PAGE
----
New Apple Leak Reveals Impact of iPhone 15 Launch

New Apple Leak Reveals Impact of iPhone 15 Launch

11/06 Update below. This post was originally published on November 3.

The iPhone 15 updates with the best recommendations are falling like fliesand now one of the biggest looks is sure to miss the cut.

Apple’s much-hyped in-house 5G modem will no longer debut with the launch of the iPhone 15 range in 2023, signaling a major setback for Apple’s modem division. The news followed comments from Apple’s modem supplier Qualcomm in its earnings report yesterday.

picked up by BloombergQualcomm told investors it will continue to supply the “vast majority” of modem chips for Apple’s iPhone 15 range in 2023. The company said it previously expected to supply only 20% of iPhone 5G modems by this time, given Apple’s demand. ambitious roadmap for your own 5G modems.

Nov 4 update: I can now confirm Qualcomm’s comments reported by Bloomberg, which in turn confirm that Apple’s modem ambitions are delayed for at least another generation of iPhone.

11/05 Update: The same source has now added more details to Qualcomm’s comments, stating that the company expects to continue supplying Apple with modems for iPhone models for at least the next three generations.

The source also says that Qualcomm doesn’t expect Apple to replace Qualcomm’s modems all at once, but rather to deploy them at increasing percentages with each successive iPhone generation. It makes perfect sense. The company has also tried this model before.

Apple was already looking to diversify its modem providers when it began integrating Intel modems into iPhones with iPhone 11. performance issues cut the experiment short, but Apple was motivated enough to buy Intel’s smartphone modem division in 2019 to test the chips.

Since then, the lack of a commercial product has shown that competing with Qualcomm is no easy task. That said, the potential gain for Apple is twofold. First, you gain more control of your supply chain. Second, you can integrate internal modems earlier in the design process, which could unlock higher performance and battery efficiency.

As such, while it was delayed, I don’t see Apple abandoning its modem ambitions any time soon.

11/06 Update: Following his initial report, Bloomberg’s Mark Gurman added more detail to Qualcomm’s claims that it will continue to supply the “vast majority” of iPhone 5G modems in 2023. Going a step further, Gurman explains:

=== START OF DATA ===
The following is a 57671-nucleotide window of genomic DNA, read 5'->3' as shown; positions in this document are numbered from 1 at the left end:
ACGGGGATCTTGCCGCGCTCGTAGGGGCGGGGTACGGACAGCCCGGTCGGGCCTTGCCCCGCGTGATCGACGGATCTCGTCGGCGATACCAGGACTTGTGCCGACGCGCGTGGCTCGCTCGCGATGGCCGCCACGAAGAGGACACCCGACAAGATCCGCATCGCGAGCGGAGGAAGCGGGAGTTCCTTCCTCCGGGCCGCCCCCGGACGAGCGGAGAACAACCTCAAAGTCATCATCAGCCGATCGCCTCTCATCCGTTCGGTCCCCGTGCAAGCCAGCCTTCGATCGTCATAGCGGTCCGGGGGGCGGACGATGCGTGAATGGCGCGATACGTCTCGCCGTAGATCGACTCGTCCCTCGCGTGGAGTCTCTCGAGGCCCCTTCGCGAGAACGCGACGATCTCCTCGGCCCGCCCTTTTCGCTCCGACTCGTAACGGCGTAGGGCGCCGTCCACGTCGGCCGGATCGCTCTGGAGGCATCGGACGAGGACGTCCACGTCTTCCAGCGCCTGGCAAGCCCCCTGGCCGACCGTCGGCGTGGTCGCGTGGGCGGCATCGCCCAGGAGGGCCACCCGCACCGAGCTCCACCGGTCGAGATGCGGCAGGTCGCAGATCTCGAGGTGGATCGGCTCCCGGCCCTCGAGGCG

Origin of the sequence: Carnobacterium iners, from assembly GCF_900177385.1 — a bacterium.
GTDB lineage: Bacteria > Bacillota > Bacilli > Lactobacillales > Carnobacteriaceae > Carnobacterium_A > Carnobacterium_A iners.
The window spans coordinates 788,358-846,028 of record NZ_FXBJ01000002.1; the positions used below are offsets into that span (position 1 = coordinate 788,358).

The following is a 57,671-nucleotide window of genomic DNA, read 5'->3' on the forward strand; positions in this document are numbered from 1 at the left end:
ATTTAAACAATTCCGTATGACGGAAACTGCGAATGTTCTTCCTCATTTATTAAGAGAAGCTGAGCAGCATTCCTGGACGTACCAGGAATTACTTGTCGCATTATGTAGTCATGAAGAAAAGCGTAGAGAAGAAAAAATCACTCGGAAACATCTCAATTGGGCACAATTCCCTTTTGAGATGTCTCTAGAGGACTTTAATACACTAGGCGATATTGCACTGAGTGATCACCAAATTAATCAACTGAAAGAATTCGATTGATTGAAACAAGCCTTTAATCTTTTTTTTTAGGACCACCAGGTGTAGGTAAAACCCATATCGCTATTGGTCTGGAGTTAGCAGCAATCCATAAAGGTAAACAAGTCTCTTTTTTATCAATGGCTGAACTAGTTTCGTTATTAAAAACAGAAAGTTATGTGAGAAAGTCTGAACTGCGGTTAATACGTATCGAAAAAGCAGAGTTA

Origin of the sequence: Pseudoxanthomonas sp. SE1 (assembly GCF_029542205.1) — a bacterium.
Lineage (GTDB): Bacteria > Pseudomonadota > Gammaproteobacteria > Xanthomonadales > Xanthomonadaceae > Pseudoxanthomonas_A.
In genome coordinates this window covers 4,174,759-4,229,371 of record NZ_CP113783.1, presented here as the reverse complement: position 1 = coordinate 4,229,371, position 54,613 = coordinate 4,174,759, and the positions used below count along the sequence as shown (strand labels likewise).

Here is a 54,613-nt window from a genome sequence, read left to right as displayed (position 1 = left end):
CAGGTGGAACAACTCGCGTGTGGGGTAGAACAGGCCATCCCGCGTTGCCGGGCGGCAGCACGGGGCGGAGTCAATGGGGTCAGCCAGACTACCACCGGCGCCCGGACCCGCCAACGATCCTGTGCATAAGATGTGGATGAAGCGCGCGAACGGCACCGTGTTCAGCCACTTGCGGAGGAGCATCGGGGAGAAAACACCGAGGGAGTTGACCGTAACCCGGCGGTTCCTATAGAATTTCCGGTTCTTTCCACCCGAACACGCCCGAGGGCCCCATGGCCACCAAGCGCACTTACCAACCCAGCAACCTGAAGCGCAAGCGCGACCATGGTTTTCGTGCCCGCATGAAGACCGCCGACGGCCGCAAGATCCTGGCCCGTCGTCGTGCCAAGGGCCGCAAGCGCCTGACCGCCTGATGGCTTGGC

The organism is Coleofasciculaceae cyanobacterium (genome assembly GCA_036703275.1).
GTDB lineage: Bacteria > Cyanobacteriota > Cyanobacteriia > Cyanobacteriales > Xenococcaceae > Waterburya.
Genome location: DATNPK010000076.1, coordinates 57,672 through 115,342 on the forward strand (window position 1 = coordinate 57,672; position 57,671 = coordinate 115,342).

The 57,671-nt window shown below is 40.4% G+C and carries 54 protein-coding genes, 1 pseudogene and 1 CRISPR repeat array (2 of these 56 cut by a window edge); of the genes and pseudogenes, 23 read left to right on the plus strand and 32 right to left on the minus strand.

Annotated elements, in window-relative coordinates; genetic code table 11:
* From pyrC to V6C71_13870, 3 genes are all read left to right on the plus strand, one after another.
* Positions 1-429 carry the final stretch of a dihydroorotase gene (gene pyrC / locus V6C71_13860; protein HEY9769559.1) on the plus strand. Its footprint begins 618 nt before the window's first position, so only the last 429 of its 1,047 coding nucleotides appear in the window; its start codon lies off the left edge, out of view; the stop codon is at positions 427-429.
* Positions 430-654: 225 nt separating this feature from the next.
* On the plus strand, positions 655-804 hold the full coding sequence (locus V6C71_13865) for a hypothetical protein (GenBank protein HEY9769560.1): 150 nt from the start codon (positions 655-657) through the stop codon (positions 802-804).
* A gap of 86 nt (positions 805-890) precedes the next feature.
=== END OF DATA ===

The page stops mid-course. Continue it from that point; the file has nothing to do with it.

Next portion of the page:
“Qualcomm now believes it will supply most of Apple’s modems in 2023. In fact, the company has hinted that it might as late as 2025. That means Qualcomm will continue to get a strong revenue stream from Apple’s large iPhone volumes. It also suggests that Apple’s internal initiative is lagging behind.”

This jump to three years is related to the information provided yesterday by my source. It’s also important to note that “until 2025” doesn’t mean that Apple will replace Qualcomm at that point. Rather, by 2025, Apple may be in a position to deliver a significant proportion, potentially the majority, of iPhone modems by 2025, but Qualcomm will still be heavily involved.

By extension, 2026 now appears to be the earliest we can expect iPhone modems to be produced entirely in-house and the benefits of that integration to be felt. After all, even if Apple can deliver big profits sooner, the company can’t ship iPhones with different levels of performance. after the 2016 debacleso Apple’s modems will be tethered.

It goes without saying that timelines can change quickly when looking ahead. That said, I can’t cite a previous example of Apple making such a major acquisition and having to wait that long to bring the product to market.

As it stands, the 2019 purchase of Intel’s modem division won’t bear fruit for another 6-7 years. I’m sure that’s not what Apple expected at the time.

Despite working on the chip since 2020, Bloomberg reveals that Apple has suffered major setbacks, causing the delay. In July, it reported that the prototypes had “overheated over the last year.”

Respected industry analyst Ming-Chi Kuo went even further, saying that the development of the modem “may have failed”, claiming that Apple may be forced to rely on Qualcomm for the foreseeable future. Last month, Haitong International Securities analyst Jeff Pu agreed, saying Apple’s modem could miss iPhone launches in 2023 and 2024.

But this is the first time we’ve heard from an Apple partner, and Qualcomm’s announcement adds considerable weight to these pessimistic projections. Such a delay would have seemed unthinkable when Apple bought Intel’s 5G modem business for $1BN in 2019. Intel was already shipping modems for smartphones, and Apple used them in the iPhone 11 range.

As such, it is difficult to understand why the project has been so challenging. Apple is famous for its tight integration of components, so if I had to guess, this is where I suspect problems have arisen.

On the other hand, Qualcomm’s next-generation 5G modems they are extremely impressive, and early leaks suggest there’s still a lot to like about Apple’s iPhone 15 plans. Included redesigned standard models and a new iPhone 15 Ultra with titanium chassis Y dual-sided front cameras. USB-C also has a hot tip, but far from true.

Either way, Apple seems determined to make a splash in 2023 after Disappointing iPhone 14 and iPhone 14 Plus sales.

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